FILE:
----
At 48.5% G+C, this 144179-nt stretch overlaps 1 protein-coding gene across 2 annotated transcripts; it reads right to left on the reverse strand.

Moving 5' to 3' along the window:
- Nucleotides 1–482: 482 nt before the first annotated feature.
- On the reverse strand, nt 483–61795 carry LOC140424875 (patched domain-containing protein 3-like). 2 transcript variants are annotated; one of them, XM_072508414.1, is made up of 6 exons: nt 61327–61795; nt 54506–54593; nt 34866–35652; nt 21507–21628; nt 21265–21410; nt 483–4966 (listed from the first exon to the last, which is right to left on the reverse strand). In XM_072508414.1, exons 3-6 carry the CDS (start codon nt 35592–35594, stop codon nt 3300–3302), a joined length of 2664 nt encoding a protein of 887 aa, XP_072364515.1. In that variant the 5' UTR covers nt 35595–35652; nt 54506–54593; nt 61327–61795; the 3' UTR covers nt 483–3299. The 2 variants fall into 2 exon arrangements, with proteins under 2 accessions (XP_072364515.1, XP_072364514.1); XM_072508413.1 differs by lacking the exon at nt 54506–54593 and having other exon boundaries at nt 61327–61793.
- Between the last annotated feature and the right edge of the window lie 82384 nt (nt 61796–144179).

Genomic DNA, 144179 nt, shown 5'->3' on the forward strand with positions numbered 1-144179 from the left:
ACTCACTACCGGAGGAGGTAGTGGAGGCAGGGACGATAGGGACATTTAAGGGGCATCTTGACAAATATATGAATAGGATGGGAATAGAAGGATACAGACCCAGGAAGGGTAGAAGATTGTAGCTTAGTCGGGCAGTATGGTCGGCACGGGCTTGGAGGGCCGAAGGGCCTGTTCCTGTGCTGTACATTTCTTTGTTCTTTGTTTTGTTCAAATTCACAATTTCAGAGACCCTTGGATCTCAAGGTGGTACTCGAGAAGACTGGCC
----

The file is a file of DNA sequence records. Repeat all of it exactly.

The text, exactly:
At 48.5% G+C, this 144179-nt stretch overlaps 1 protein-coding gene across 2 annotated transcripts; it reads right to left on the reverse strand.

Moving 5' to 3' along the window:
- Nucleotides 1–482: 482 nt before the first annotated feature.
- On the reverse strand, nt 483–61795 carry LOC140424875 (patched domain-containing protein 3-like). 2 transcript variants are annotated; one of them, XM_072508414.1, is made up of 6 exons: nt 61327–61795; nt 54506–54593; nt 34866–35652; nt 21507–21628; nt 21265–21410; nt 483–4966 (listed from the first exon to the last, which is right to left on the reverse strand). In XM_072508414.1, exons 3-6 carry the CDS (start codon nt 35592–35594, stop codon nt 3300–3302), a joined length of 2664 nt encoding a protein of 887 aa, XP_072364515.1. In that variant the 5' UTR covers nt 35595–35652; nt 54506–54593; nt 61327–61795; the 3' UTR covers nt 483–3299. The 2 variants fall into 2 exon arrangements, with proteins under 2 accessions (XP_072364515.1, XP_072364514.1); XM_072508413.1 differs by lacking the exon at nt 54506–54593 and having other exon boundaries at nt 61327–61793.
- Between the last annotated feature and the right edge of the window lie 82384 nt (nt 61796–144179).

Genomic DNA, 144179 nt, shown 5'->3' on the forward strand with positions numbered 1-144179 from the left:
ACTCACTACCGGAGGAGGTAGTGGAGGCAGGGACGATAGGGACATTTAAGGGGCATCTTGACAAATATATGAATAGGATGGGAATAGAAGGATACAGACCCAGGAAGGGTAGAAGATTGTAGCTTAGTCGGGCAGTATGGTCGGCACGGGCTTGGAGGGCCGAAGGGCCTGTTCCTGTGCTGTACATTTCTTTGTTCTTTGTTTTGTTCAAATTCACAATTTCAGAGACCCTTGGATCTCAAGGTGGTACTCGAGAAGACTGGCC